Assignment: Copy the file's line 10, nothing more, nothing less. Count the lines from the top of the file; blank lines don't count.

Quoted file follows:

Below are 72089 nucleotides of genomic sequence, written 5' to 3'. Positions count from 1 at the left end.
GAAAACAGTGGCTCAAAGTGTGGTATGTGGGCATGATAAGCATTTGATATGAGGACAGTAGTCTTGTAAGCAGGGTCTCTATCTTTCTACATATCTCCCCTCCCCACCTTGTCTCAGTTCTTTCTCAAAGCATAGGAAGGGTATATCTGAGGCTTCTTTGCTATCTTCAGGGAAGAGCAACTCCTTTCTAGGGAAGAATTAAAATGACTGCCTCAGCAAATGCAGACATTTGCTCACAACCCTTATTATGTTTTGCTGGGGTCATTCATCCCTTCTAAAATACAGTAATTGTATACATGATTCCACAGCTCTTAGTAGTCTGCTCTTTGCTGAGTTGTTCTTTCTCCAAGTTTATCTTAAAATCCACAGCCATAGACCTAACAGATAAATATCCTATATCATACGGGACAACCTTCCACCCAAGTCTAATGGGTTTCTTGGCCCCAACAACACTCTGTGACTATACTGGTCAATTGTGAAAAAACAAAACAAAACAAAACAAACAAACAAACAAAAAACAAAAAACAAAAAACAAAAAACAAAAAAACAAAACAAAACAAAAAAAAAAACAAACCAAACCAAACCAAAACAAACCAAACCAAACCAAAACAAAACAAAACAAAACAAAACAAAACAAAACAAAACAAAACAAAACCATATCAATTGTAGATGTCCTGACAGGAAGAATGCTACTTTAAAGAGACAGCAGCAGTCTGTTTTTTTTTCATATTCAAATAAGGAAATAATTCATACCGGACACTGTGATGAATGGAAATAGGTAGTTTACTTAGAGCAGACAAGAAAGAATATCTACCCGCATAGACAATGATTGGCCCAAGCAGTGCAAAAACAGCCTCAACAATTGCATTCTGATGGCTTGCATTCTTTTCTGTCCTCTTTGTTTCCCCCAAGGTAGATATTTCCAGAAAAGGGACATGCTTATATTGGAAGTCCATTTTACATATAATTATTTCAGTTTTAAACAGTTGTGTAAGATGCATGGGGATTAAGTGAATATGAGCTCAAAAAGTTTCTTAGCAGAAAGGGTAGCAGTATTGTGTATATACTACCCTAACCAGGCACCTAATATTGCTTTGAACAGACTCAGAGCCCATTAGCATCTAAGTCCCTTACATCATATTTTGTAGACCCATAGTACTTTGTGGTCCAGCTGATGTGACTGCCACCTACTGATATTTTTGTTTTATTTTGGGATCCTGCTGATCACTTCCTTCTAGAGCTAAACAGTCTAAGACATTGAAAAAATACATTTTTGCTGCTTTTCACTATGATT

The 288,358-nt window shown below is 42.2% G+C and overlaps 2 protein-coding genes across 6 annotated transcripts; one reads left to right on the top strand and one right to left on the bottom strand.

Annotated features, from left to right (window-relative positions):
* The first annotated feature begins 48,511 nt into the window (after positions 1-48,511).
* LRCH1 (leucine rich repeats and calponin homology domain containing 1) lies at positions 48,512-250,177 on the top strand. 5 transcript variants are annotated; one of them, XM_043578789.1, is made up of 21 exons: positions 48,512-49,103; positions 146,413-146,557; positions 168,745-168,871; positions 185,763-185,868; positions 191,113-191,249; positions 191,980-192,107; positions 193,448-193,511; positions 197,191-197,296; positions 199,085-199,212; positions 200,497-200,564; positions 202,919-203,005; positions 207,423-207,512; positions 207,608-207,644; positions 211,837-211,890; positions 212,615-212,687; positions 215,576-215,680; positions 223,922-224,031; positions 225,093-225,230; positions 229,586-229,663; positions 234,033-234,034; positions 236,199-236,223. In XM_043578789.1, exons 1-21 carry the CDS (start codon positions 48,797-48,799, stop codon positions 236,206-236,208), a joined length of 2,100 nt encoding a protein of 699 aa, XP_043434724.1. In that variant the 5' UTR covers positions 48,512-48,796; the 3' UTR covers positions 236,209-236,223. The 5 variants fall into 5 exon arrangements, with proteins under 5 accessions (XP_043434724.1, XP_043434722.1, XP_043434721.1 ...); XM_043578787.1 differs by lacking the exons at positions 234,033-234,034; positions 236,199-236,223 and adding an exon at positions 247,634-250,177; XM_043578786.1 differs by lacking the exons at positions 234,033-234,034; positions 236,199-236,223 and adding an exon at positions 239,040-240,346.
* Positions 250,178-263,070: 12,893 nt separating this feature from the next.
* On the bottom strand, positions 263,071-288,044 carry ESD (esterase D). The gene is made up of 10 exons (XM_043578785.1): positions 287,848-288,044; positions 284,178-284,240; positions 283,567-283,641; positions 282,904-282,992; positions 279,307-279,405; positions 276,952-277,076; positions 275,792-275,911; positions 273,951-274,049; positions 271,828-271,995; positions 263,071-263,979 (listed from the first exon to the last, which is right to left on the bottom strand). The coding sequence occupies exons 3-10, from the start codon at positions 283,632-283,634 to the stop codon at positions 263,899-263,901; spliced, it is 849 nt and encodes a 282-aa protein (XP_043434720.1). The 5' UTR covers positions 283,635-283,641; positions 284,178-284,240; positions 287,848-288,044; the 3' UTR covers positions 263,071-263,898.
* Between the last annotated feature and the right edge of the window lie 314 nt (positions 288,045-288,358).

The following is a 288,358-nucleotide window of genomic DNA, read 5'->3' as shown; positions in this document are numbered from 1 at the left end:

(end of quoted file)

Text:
The following is a 288,358-nucleotide window of genomic DNA, read 5'->3' as shown; positions in this document are numbered from 1 at the left end: